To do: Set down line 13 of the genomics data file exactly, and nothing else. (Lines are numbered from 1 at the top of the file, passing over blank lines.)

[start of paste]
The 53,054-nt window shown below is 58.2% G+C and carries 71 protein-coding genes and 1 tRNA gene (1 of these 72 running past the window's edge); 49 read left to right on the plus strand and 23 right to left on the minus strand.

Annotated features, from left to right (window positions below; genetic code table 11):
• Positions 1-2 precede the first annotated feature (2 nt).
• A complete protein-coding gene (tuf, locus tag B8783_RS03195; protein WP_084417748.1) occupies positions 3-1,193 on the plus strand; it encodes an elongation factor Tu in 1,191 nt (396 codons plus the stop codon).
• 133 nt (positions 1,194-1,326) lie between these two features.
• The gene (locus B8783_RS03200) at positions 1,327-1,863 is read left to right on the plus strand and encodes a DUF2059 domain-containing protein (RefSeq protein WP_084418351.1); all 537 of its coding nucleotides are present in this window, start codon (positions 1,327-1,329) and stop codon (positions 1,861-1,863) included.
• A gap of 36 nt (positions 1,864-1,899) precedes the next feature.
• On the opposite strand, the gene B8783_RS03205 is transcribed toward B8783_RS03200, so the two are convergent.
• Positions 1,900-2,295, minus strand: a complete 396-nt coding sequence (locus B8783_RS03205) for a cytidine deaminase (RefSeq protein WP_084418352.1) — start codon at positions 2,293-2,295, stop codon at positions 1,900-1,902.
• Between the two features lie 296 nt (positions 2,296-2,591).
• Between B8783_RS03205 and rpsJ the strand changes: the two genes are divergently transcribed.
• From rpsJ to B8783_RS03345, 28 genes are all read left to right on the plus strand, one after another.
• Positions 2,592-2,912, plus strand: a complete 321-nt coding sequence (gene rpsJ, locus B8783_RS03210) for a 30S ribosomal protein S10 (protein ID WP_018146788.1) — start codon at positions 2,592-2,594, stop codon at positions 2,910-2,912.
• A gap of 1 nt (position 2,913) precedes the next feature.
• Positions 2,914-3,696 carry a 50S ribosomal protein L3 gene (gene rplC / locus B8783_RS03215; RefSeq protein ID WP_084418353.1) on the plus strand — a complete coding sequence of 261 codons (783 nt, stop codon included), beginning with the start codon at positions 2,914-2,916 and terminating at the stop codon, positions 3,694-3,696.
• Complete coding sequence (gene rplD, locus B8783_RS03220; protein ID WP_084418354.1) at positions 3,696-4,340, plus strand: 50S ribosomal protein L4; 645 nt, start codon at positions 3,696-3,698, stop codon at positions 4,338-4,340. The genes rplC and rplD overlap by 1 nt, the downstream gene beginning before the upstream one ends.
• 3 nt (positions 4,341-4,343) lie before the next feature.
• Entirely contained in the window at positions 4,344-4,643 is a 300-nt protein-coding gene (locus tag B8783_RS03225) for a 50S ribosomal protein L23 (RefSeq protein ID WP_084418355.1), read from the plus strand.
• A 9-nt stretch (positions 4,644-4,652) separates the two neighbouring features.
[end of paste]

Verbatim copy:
• Positions 2,592-2,912, plus strand: a complete 321-nt coding sequence (gene rpsJ, locus B8783_RS03210) for a 30S ribosomal protein S10 (protein ID WP_018146788.1) — start codon at positions 2,592-2,594, stop codon at positions 2,910-2,912.